Recently English and Spanish teacher Phil Morgan shared in a beautiful essay “How I Got Middle Schoolers to Read Great Books Again.” I’ll spill his secret: Only assigning enduring, high-quality classic literature to his pupils.

The societal consensus indicates that kids don’t read anymore. Perhaps my journey would be over before it even started, and I’d retreat bitterly into the banal world of handouts and the preachy, multicultural eight-page stories found in most textbooks. Maybe I’d burn out, as so many teachers do, and return to the river.

Two years later, I was strolling through the halls when the art teacher pulled me aside. ‘I’ve never seen the kids so excited about reading,’ she said. She was right. My students relished books. I had seen them chant for me to read to them. Fahrenheit 451 and The Giver shocked them, as good dystopias often do. One student was in near hysterics at Harper Lee and To Kill a Mockingbird, his new favorite.

I witnessed them blush when Tom Sawyer does his cartwheels in Becky Thatcher’s front yard. The boys most definitely saw Tom in themselves when they show off at lunch and on the playground. They were enamored with Kenneth Grahame’s Mr. Toad. One diminutive sixth-grader insisted I call her ‘Toad’ for the rest of the school year. The seventh grade laughed loudly when the Pigs drunkenly galloped around Animal Farm and grew very angry when they sent Boxer to the glue factory. The boys loudly sang ‘Beasts of England’ in their bunks on their class trip.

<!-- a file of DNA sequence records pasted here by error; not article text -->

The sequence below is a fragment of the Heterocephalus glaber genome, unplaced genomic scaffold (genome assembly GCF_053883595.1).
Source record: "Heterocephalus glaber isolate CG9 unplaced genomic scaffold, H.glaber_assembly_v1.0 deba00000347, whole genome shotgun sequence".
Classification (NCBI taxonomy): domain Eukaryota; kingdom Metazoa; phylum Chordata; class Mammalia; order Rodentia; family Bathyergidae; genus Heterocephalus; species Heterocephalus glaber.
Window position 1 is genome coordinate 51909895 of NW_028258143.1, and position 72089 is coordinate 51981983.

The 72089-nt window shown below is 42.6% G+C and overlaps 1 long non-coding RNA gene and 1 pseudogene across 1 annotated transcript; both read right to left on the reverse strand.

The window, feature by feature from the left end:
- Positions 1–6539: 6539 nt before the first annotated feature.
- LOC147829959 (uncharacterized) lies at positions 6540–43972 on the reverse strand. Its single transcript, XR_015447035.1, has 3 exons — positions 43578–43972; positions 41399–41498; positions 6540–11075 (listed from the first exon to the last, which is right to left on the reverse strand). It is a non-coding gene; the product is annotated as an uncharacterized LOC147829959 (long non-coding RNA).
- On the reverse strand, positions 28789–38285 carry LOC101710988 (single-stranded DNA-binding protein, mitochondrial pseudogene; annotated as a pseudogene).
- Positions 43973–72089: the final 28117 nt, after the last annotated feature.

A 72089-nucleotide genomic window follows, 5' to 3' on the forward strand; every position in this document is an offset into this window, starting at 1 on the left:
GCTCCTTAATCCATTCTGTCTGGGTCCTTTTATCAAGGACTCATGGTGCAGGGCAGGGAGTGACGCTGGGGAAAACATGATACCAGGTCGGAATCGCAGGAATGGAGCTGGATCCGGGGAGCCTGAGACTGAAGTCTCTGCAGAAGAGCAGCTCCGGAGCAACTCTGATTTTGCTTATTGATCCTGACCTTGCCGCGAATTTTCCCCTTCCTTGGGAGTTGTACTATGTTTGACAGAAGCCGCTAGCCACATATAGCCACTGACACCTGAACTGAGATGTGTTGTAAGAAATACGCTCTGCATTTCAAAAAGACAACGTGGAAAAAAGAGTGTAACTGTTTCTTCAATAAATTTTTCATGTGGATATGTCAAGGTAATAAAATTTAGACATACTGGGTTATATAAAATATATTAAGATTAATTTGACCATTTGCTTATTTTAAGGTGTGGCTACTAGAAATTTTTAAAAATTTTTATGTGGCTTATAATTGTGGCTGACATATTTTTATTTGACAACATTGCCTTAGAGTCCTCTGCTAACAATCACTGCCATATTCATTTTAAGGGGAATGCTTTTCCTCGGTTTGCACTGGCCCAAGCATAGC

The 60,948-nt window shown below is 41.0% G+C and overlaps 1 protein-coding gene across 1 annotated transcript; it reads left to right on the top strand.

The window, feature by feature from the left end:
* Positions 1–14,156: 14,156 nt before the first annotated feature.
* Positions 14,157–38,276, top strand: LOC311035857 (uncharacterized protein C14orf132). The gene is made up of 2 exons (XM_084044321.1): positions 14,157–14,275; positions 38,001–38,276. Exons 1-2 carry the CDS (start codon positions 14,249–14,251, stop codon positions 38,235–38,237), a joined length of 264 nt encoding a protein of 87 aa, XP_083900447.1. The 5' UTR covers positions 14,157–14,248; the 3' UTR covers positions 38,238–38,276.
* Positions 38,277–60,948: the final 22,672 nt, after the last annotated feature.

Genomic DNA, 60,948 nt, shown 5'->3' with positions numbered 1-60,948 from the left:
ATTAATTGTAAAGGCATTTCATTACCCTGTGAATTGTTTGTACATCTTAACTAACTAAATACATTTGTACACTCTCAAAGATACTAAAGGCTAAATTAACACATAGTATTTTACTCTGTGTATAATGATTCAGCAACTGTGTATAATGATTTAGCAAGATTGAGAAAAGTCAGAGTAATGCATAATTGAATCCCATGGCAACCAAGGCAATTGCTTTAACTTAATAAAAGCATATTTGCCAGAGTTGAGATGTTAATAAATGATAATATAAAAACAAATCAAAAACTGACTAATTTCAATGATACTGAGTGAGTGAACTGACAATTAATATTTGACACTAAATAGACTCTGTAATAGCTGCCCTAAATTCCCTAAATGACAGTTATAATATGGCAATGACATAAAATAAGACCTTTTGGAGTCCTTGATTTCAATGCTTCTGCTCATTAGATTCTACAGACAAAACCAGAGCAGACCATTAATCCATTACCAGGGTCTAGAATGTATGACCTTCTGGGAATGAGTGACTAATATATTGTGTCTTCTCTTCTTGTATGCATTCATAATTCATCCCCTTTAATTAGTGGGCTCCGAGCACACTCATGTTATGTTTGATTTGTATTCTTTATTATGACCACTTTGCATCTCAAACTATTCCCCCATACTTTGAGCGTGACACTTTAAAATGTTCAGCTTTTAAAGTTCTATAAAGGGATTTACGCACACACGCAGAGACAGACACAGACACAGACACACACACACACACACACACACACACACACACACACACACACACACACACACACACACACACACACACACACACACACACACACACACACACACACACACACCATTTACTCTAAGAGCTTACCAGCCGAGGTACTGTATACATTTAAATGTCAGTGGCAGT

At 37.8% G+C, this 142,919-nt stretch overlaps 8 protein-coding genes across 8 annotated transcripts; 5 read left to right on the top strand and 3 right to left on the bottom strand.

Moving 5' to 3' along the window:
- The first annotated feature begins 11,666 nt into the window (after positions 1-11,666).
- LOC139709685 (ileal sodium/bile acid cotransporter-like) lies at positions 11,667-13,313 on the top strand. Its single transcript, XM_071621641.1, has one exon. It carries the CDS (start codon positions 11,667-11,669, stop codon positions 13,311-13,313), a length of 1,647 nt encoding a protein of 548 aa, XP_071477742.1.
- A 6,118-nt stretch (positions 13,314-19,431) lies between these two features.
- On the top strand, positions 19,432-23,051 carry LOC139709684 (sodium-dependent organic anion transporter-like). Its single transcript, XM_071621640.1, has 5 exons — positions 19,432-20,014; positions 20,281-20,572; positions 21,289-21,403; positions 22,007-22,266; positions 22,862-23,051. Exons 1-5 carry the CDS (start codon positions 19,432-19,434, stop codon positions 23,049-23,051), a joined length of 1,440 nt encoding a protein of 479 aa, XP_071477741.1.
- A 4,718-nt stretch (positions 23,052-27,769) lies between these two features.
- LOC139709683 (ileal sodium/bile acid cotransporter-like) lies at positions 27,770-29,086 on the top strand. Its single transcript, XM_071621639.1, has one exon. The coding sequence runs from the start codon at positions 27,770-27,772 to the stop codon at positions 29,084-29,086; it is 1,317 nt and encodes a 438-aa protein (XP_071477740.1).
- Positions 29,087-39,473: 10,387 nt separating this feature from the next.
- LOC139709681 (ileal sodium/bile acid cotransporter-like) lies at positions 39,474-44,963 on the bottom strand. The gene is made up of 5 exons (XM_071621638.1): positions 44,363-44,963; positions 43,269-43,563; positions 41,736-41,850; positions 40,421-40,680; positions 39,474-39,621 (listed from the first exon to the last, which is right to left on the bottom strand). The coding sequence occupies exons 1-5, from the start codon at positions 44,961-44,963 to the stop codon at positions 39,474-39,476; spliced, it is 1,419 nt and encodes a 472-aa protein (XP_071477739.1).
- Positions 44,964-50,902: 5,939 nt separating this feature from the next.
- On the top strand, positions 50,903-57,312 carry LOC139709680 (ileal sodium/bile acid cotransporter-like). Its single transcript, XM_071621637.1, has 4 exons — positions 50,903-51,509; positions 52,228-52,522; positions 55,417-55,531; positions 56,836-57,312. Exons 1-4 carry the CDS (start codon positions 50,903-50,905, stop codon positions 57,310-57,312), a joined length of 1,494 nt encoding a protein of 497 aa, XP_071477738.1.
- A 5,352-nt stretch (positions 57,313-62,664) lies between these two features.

You’ve got to read the whole thing. As a parting, added shot, let’s also take a moment to recall what Philippians admonishes us: “Finally, brethren, whatsoever things are true, whatsoever things are honest, whatsoever things are just, whatsoever things are pure, whatsoever things are lovely, whatsoever things are of good report; if there be any virtue, and if there be any praise, think on these things.” It is in this spirit that at Redeemer Classical we only assign children books worthy of a human being’s full time and attention.

There’s nothing wrong with a little book junk food, of course, nor other harmless entertainment. We all need a break sometimes. It’s just that we don’t think parents send their precious children made in God’s image to us to get junk food they can easily find themselves and enjoy during kids’ copious free time.

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One thought on “What Happens When Children Read Only The Best Books For School

  1. In a world so enamored of the immediate, the trendy, the “now,” a world where children are schooled to disdain the past and given little introduction to what went on before them, it’s, yes, actually exciting to see Redeemer Classical School encourage its students to read the classic works of literature appropriate for their ages. Your young ones, unlike too many of their public school counterparts, will truly be prepared for this life – and the next.

    (And thanks, by the way, for reminding us of Philippians 4:8 – a necessary corrective to what usually fills our hearts and minds!)

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